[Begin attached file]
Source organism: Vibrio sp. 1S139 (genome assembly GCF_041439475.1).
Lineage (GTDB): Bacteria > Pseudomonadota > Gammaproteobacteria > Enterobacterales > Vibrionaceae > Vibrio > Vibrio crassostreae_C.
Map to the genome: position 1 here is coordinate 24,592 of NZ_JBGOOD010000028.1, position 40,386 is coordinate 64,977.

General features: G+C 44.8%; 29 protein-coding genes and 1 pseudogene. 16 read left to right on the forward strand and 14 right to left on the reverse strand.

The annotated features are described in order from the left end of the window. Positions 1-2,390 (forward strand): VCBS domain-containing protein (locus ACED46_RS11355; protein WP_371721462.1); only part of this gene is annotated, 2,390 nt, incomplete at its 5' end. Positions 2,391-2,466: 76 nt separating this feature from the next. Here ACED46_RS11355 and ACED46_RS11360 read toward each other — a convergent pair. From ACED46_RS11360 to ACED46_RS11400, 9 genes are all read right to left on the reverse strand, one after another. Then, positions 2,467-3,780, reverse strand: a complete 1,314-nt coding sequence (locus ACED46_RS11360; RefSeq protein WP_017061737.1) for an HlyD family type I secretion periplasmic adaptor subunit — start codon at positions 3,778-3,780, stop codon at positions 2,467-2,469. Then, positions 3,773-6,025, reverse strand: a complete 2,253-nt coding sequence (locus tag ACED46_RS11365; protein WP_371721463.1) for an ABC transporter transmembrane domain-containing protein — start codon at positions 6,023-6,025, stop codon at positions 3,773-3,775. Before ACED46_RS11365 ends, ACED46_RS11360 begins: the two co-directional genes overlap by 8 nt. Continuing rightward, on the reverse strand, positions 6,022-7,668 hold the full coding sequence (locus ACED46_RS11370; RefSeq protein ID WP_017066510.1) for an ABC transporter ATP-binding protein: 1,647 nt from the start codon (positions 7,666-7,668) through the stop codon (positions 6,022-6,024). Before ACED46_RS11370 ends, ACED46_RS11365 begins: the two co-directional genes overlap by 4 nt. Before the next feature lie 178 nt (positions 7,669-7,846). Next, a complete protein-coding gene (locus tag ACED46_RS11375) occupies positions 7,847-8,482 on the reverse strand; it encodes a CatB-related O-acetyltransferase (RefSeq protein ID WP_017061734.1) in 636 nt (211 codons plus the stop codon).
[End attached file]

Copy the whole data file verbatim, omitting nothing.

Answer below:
Source organism: Vibrio sp. 1S139 (genome assembly GCF_041439475.1).
Lineage (GTDB): Bacteria > Pseudomonadota > Gammaproteobacteria > Enterobacterales > Vibrionaceae > Vibrio > Vibrio crassostreae_C.
Map to the genome: position 1 here is coordinate 24,592 of NZ_JBGOOD010000028.1, position 40,386 is coordinate 64,977.

General features: G+C 44.8%; 29 protein-coding genes and 1 pseudogene. 16 read left to right on the forward strand and 14 right to left on the reverse strand.

The annotated features are described in order from the left end of the window. Positions 1-2,390 (forward strand): VCBS domain-containing protein (locus ACED46_RS11355; protein WP_371721462.1); only part of this gene is annotated, 2,390 nt, incomplete at its 5' end. Positions 2,391-2,466: 76 nt separating this feature from the next. Here ACED46_RS11355 and ACED46_RS11360 read toward each other — a convergent pair. From ACED46_RS11360 to ACED46_RS11400, 9 genes are all read right to left on the reverse strand, one after another. Then, positions 2,467-3,780, reverse strand: a complete 1,314-nt coding sequence (locus ACED46_RS11360; RefSeq protein WP_017061737.1) for an HlyD family type I secretion periplasmic adaptor subunit — start codon at positions 3,778-3,780, stop codon at positions 2,467-2,469. Then, positions 3,773-6,025, reverse strand: a complete 2,253-nt coding sequence (locus tag ACED46_RS11365; protein WP_371721463.1) for an ABC transporter transmembrane domain-containing protein — start codon at positions 6,023-6,025, stop codon at positions 3,773-3,775. Before ACED46_RS11365 ends, ACED46_RS11360 begins: the two co-directional genes overlap by 8 nt. Continuing rightward, on the reverse strand, positions 6,022-7,668 hold the full coding sequence (locus ACED46_RS11370; RefSeq protein ID WP_017066510.1) for an ABC transporter ATP-binding protein: 1,647 nt from the start codon (positions 7,666-7,668) through the stop codon (positions 6,022-6,024). Before ACED46_RS11370 ends, ACED46_RS11365 begins: the two co-directional genes overlap by 4 nt. Before the next feature lie 178 nt (positions 7,669-7,846). Next, a complete protein-coding gene (locus tag ACED46_RS11375) occupies positions 7,847-8,482 on the reverse strand; it encodes a CatB-related O-acetyltransferase (RefSeq protein ID WP_017061734.1) in 636 nt (211 codons plus the stop codon).